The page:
|Obama trying to keep cool during his climate speech at Georgetown University.
By Anders Lorenzen
In a stringent attack on Republicans, Obama laid out his climate plan to an enthusiastic audience at Georgetown University on Tuesday afternoon and said now was the time to act on climate change: “In the developing world they don’t have time for the debate about whether climate change is real, they are too busy dealing with the impacts of climate change’’ Obama stated that Americans were not safe from the impacts of climate change, even though Hurricane Sandy could not alone be attributed to climate change; it is a contributor to the increase in extreme weather the US is experiencing.
Obama stressed that this should not be a Democratic versus Republican issue, both parties should work together, he went on to highlight that it was actually Republican states that were amongst the leaders in wind power such as Texas, Iowa and Kansas. Texas is also one of the most vulnerable to the impact of climate change as last year’s drought proved.
So far there are no legal requirements in the US to cap carbon emissions, but in Obama’s new plan which he crucially would bypass the Congress, with he will direct The Environmental Protection Agency (EPA) to work with states to set regulations for new and existing coal power plants. This would happen in the period 2013-2016.
During 2014 The President will in the budget commit to increase funding for clean energy projects by 30% across all agencies, he was proud to highlight his clean energy achievements during his time in office saying: “We doubled the electricity we generated from the wind and the sun, and doubled the miles our cars go by the gallon’’ It needs to be noted though that this include technologies like nuclear, biofuels and clean coal – which everyone might not associate with clean energy. By 2020 Obama hopes to have doubled today’s renewable energy capacity and it should power more than six million homes.
Before the speech The Washington Post reported that coal shares had plunged in anticipation of Obama would move to regulate coal power plants. This has prompted industry and Republicans to claim that Obama is leading a war on the coal industry and is trying to kill it.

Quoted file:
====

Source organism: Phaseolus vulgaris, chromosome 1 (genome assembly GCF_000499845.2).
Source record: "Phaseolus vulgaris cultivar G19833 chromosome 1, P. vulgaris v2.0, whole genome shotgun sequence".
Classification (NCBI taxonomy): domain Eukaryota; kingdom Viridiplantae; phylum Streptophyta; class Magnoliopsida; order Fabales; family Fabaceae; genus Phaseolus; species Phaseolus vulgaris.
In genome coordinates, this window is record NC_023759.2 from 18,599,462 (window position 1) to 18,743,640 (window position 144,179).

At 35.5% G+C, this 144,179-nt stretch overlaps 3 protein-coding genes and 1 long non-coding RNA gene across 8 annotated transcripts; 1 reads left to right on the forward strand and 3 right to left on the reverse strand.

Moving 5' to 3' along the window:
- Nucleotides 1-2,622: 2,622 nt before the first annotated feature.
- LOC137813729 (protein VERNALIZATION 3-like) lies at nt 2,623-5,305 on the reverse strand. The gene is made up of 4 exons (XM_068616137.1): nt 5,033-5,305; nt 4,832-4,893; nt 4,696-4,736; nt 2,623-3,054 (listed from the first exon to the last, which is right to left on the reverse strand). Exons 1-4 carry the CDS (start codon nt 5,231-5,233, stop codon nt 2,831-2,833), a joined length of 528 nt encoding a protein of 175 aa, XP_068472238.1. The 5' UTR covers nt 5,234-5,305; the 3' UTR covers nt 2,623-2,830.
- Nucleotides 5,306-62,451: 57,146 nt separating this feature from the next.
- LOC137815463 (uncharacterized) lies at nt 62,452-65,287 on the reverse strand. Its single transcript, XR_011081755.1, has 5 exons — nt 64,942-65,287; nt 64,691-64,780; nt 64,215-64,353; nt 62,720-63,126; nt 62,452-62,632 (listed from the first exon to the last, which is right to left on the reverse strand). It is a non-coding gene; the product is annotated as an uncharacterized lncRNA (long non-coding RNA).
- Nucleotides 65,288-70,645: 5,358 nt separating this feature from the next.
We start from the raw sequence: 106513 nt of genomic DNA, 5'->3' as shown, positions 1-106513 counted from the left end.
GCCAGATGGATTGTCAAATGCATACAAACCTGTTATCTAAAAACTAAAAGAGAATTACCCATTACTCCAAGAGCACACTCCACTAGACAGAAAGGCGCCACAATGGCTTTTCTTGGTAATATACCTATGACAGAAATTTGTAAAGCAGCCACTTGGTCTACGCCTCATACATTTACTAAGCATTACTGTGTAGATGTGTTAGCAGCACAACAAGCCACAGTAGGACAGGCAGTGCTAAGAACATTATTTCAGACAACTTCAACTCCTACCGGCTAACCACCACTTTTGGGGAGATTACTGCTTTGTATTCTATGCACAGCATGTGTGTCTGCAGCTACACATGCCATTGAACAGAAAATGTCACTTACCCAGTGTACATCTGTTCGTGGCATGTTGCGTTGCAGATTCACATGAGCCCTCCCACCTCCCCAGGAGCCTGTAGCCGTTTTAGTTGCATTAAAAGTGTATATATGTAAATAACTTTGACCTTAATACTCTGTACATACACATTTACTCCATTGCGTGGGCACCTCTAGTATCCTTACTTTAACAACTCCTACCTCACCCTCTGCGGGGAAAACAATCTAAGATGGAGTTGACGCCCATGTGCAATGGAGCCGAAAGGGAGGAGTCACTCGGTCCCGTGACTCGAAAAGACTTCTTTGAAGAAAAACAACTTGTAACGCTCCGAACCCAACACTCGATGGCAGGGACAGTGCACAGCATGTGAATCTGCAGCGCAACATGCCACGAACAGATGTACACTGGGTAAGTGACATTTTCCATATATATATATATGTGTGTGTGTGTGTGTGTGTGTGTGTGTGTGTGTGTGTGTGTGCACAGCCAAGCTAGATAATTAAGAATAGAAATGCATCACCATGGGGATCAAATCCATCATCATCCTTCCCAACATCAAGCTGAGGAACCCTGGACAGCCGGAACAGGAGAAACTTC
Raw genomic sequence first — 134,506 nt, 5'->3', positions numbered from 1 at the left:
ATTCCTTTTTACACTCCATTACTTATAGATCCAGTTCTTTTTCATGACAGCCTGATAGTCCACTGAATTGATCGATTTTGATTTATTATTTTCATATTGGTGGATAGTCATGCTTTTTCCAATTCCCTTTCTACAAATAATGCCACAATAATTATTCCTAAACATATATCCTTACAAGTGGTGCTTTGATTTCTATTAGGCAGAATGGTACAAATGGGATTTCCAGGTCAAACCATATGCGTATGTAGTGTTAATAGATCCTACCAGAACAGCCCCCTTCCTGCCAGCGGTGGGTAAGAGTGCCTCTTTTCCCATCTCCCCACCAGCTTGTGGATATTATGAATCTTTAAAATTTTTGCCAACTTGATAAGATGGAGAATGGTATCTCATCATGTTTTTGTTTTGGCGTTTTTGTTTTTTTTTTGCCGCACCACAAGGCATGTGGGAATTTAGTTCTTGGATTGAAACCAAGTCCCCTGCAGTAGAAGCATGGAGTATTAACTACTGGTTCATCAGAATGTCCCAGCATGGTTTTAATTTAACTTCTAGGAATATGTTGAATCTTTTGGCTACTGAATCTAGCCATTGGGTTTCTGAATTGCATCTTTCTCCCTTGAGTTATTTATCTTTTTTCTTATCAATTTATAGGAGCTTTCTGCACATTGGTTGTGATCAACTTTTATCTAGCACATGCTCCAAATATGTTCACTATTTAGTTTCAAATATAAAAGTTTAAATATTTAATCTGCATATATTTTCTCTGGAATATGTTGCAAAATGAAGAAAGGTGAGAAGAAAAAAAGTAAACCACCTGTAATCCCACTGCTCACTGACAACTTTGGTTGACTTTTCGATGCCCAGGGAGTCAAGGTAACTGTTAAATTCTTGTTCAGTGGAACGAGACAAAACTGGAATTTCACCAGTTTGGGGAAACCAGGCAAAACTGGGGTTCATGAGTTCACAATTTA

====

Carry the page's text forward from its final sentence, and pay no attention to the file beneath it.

But several people have applauded Obama’s bold step forward on climate action with green groups in the front seat. The leading environmental organisation in the US, The Sierra Club, said in a statement: “Today, President Obama has shown he is keeping his word to future generations. His inspiring call to action is a testament to the vibrancy of the grassroots climate movement and the work of millions of activists to make tackling climate disruption a key part of the President’s legacy.’’
The President of the European Union (EU) Jose Manuel Barroso said in a statement: ”I very much welcome President Obama’s renewed push to tackle global climate change. The plans set out today are positive steps that will create further momentum for international climate action.”
And EU’s Climate Commissioner Connie Hedegaard: ”I am of course glad to see that the United States is finally moving on climate. After a number of important speeches from President Obama and Secretary Kerry, Europe has been eagerly waiting for the US to set out concrete steps. So this plan is a most welcomed step forward and, if implemented, it can put the US on a path towards a low carbon future.’’
Former Vice President Al Gore released following statement: “This was a terrific and historic speech, by far the best address on climate by any president ever. I applaud the new measures announced by President Barack Obama this afternoon to help solve the climate crisis – particularly the decision to limit global warming pollution from existing as well as new power plants.’’
In his closing remarks Obama encouraged the young audience to talk about the climate issue saying: “Speak up for the facts, drive out the misinformation’’ … “Push your own community to adopt smarter practices. Invest, divest and remind folks that there is no contradiction between a sound environment and strong economic growth.’’ These remarks could be translated as another dig towards those Republicans who deny man-made climate change and insist that we can’t have growth and protect the environment at the same time.
Sub edited by Charlotte Paton